Updated: • Got a question about The Photographers Field Guide to Beijing?
- What is the latest version of the field guide?
- Who is this book for?
- Why is this book free?
- How do you read the Field Guide?
- Can you still read it on Kindle?
- Who won’t like this book?
- Wait, do you need to be a pro to use this book?
- What’s so great about Beijing?
- Who sponsored this project, then?
- Why do you need this book?
- Troubleshooting Chinese text on old Kindle e-ink hardware
- Why write a field guide
- Do you have a different question?
What’s the latest version of the field guide?
The field guide is on v2.0.1.
(BTW, you can check to see if you have the latest version by comparing the version number listed on the book’s copyright page with the latest release on Github.)
Who is this book for?
Photographers who are new to China, or at least new to the Beijing area, will get the most out of The Field Guide. Nearly everyone arrives in Beijing with the same questions. The Field Guide gives you quick answers to those questions, and tackles a few issues you probably haven’t anticipated yet.
Why is this book free?
A lot has changed, both in China and elsewhere, since I started this project in 2015.
I did not write this book to change the world. But I did write it to help you connect with Beijingers and their city. Let’s push that a little further, huh?
Starting now, with the launch of version 2, I’m distributing this book free of charge on this website.
“The experience of spending many years among distant Others has taught me that friendliness towards another human being is the only attitude that can touch a chord of humanity in him,” says Polish journalist and indomitable traveler, Ryszard Kapuscinski.*
Cheers to the Other in your world.
*Ryszard Kapuscinski, The Other, (Brooklyn, NY: Verso, 2018) “Encountering the other as the challenge of the twenty-first century,” Kindle e-book.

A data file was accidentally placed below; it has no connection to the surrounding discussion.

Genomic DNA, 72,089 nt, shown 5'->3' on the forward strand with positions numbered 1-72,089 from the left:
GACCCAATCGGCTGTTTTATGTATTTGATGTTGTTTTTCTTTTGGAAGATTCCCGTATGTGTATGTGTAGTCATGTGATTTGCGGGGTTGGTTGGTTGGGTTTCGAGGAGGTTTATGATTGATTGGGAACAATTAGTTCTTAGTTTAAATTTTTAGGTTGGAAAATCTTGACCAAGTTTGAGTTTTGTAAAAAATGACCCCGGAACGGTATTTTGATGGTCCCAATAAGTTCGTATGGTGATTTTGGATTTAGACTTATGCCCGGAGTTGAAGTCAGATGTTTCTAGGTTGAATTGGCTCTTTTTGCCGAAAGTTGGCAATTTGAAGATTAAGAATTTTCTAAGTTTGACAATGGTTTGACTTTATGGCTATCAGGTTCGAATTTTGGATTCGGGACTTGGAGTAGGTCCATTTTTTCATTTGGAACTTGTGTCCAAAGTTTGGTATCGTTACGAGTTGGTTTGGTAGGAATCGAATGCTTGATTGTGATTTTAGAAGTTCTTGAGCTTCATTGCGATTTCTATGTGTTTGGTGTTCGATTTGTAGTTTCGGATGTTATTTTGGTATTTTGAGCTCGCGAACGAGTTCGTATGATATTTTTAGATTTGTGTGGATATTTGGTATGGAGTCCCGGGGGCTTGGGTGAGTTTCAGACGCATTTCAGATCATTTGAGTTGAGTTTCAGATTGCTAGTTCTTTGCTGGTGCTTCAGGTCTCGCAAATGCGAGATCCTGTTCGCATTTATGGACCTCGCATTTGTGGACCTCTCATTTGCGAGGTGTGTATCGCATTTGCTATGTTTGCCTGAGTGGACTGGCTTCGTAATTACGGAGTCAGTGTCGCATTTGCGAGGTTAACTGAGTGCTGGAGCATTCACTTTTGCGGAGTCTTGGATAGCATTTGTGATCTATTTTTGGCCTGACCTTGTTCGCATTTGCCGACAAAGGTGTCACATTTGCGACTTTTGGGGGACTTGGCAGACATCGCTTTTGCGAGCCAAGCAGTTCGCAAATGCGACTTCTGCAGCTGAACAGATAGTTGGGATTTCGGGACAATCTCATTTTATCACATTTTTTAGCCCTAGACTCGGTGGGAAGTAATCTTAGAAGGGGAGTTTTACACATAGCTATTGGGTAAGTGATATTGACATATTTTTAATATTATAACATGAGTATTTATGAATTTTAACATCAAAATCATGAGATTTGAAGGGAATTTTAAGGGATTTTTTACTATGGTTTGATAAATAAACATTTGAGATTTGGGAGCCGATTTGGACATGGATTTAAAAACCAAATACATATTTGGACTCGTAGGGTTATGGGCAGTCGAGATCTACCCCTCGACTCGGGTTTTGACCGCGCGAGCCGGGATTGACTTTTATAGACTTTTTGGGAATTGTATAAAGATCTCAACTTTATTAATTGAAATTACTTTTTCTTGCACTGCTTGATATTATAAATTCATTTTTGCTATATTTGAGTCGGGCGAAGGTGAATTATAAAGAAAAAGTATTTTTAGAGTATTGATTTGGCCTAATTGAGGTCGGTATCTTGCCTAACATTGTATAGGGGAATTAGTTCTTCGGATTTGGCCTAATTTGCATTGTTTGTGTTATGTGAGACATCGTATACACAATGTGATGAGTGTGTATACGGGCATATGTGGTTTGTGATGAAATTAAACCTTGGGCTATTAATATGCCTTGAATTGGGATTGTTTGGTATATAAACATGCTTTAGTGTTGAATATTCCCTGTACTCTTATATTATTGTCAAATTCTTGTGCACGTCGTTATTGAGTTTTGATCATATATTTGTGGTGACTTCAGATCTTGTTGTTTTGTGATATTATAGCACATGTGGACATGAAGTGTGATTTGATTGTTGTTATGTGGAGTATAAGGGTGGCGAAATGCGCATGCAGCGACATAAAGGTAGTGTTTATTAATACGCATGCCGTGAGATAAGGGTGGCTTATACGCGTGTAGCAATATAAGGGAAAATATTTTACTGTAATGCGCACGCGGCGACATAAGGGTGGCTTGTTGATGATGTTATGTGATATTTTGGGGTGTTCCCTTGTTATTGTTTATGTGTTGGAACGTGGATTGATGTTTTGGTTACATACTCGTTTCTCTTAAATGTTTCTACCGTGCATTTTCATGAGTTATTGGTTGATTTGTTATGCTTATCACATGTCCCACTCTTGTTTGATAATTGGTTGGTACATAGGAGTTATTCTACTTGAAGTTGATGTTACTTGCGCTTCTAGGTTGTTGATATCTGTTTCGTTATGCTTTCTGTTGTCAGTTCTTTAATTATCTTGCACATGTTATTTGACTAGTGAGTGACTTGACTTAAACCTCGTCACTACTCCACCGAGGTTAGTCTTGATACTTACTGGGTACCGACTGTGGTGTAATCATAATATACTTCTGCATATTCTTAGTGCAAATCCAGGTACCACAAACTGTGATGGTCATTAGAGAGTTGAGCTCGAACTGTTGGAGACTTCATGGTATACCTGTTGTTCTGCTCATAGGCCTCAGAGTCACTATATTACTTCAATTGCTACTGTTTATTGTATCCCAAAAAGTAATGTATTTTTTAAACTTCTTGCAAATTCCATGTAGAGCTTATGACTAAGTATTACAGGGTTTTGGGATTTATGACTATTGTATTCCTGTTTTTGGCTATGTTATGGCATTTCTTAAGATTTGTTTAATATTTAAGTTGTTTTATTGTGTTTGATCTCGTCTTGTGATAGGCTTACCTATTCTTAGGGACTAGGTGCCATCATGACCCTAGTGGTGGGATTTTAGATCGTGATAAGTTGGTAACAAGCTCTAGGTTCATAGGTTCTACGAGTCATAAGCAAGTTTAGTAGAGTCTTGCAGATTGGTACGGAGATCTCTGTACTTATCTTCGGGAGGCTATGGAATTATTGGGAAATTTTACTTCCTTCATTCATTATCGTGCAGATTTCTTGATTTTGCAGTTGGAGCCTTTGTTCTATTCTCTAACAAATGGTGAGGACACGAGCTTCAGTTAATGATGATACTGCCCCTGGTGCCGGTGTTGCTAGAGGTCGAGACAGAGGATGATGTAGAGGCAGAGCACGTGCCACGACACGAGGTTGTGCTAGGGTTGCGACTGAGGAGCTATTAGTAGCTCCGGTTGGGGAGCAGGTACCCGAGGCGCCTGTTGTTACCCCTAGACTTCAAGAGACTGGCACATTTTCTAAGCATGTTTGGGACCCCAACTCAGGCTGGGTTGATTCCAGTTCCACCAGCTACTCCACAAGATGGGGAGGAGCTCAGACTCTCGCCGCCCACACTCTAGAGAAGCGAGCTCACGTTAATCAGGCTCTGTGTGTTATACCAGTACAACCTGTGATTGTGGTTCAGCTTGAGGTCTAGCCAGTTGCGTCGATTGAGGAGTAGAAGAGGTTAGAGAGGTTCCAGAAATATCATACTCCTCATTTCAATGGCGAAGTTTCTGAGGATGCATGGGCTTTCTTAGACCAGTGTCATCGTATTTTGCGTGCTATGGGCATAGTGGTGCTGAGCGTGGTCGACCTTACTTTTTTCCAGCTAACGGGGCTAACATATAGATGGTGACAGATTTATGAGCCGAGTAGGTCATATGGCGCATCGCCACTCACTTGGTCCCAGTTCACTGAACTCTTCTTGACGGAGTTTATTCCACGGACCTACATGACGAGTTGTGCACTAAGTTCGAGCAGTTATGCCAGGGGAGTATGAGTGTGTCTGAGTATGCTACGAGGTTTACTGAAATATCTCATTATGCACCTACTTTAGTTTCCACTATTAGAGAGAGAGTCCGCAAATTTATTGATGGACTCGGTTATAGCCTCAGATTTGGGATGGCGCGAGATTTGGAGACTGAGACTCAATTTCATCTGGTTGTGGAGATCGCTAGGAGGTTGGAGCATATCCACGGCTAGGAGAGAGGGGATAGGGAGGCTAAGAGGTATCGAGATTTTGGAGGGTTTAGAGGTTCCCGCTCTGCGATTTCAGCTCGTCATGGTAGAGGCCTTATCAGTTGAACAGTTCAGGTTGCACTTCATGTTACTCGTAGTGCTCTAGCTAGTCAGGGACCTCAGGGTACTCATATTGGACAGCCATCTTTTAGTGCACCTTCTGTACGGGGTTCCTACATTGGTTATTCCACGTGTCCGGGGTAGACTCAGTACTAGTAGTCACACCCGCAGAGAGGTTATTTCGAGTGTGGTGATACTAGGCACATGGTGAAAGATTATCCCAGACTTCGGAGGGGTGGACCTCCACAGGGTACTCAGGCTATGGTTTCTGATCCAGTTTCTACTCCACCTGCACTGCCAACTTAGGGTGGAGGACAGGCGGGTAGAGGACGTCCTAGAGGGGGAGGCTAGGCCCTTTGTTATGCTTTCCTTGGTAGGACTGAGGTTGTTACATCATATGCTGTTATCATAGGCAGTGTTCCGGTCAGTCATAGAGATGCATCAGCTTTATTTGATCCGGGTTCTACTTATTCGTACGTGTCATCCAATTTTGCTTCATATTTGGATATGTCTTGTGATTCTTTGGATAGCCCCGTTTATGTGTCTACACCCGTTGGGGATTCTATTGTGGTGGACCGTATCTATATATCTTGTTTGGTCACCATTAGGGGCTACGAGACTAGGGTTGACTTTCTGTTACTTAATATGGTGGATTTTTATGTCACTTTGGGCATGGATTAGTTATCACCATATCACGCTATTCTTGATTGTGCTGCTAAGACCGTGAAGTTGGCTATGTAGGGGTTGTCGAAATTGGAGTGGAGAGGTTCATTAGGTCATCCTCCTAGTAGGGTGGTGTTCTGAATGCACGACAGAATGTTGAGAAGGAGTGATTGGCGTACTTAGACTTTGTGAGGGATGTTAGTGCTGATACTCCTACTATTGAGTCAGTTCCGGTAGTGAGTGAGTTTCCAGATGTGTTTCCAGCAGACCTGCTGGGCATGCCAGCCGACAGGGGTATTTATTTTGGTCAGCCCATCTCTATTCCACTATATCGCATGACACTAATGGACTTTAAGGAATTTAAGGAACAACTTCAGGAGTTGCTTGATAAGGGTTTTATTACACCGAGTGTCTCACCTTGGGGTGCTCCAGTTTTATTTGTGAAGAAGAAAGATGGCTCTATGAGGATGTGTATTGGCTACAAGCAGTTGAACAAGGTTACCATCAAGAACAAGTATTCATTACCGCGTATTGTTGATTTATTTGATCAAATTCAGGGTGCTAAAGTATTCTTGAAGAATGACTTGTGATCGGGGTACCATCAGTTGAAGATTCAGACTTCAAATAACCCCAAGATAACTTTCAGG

How do you read the Field Guide?
The book is written for travelers who need quick answers, and is designed so it’s easy to read on your phone.
Can you still read it on Kindle?
Yes. You can read it here.
Who won’t like this book?
This book isn’t for everyone. There are no reviews of tourist attractions. There are no lessons about f-stops or composition, either.
Wait, do you need to be a pro to use this book?
Nope. The only thing I assume is that you’re new to China. The Field Guide helps you get to know Beijing from a photographer’s perspective.
What’s so great about Beijing?
The art. The architecture. The attitude. Expect photo ops of a vibrant city that is not shy about owning it’s cultural wealth – or showing it off. You’ll also have opportunties to photograph floating fields of summer lotus blossoms, autumn streets lined with ginko trees and the Great Wall.
Who sponsored this project, then?
There are no sponsors. There are no affiliate links. I don’t accept free fish or any other payment for mentions.
Photographers asked for my opinions and expertise, and I value their trust.
Why do you need this book?
The field guide gives you 3 things:
- Quick logistics advice from a photographer’s point of view.
- Bite-sized cultural tips. Get your shots. Avoid faux pas.
- A brief, and carefully curated, location list to help you hit the ground running.
The field guide was intentionally written to give you essential info and then get out of your way, so that you can get on with making photos.
Troubleshooting Chinese text on old Kindle e-ink hardware
Apparently, only some of Kindle’s fonts will display Chinese properly on older devices. If you see little tofu blocks instead of Chinese characters, you’ll need to change your e-reader’s font settings:
- Hit the little Aa icon at the top of your screen to toggle the font settings options. This preference pane will let you choose a different font.
- Tap through your font options until the weird, little tofu boxes disappear and you can see Chinese characters alongside the English language text.
Why write a field guide?
After hearing visiting photographers ask the same questions over and over, I decided it was time to do something about it.
Books are self-contained and offline. That can be helpful when you’re inside the great firewall.
Do you have a different question?
Read all this way and still looking for an answer? We can’t have that. Please email me and let’s figure it out together: [email protected]